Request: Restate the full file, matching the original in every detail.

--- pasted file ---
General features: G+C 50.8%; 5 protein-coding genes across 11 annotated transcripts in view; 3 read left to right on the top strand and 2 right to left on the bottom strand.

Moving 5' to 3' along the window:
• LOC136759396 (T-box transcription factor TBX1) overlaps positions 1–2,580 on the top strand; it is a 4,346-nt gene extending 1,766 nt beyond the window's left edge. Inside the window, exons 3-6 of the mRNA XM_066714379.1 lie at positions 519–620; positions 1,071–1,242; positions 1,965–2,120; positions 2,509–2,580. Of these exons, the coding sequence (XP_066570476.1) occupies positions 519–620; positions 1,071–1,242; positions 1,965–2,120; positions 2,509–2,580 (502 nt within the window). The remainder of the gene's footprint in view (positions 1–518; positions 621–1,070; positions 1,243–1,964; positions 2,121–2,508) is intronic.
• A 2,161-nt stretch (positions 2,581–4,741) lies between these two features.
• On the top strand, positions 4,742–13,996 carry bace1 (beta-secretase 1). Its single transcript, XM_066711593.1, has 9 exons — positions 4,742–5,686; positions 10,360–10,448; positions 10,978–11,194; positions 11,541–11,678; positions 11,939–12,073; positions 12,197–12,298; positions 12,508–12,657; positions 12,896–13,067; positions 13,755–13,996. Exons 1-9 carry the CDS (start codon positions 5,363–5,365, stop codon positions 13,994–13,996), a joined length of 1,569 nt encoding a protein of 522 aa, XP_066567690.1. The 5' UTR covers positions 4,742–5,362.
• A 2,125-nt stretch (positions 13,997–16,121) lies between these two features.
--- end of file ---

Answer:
General features: G+C 50.8%; 5 protein-coding genes across 11 annotated transcripts in view; 3 read left to right on the top strand and 2 right to left on the bottom strand.

Moving 5' to 3' along the window:
• LOC136759396 (T-box transcription factor TBX1) overlaps positions 1–2,580 on the top strand; it is a 4,346-nt gene extending 1,766 nt beyond the window's left edge. Inside the window, exons 3-6 of the mRNA XM_066714379.1 lie at positions 519–620; positions 1,071–1,242; positions 1,965–2,120; positions 2,509–2,580. Of these exons, the coding sequence (XP_066570476.1) occupies positions 519–620; positions 1,071–1,242; positions 1,965–2,120; positions 2,509–2,580 (502 nt within the window). The remainder of the gene's footprint in view (positions 1–518; positions 621–1,070; positions 1,243–1,964; positions 2,121–2,508) is intronic.
• A 2,161-nt stretch (positions 2,581–4,741) lies between these two features.
• On the top strand, positions 4,742–13,996 carry bace1 (beta-secretase 1). Its single transcript, XM_066711593.1, has 9 exons — positions 4,742–5,686; positions 10,360–10,448; positions 10,978–11,194; positions 11,541–11,678; positions 11,939–12,073; positions 12,197–12,298; positions 12,508–12,657; positions 12,896–13,067; positions 13,755–13,996. Exons 1-9 carry the CDS (start codon positions 5,363–5,365, stop codon positions 13,994–13,996), a joined length of 1,569 nt encoding a protein of 522 aa, XP_066567690.1. The 5' UTR covers positions 4,742–5,362.
• A 2,125-nt stretch (positions 13,997–16,121) lies between these two features.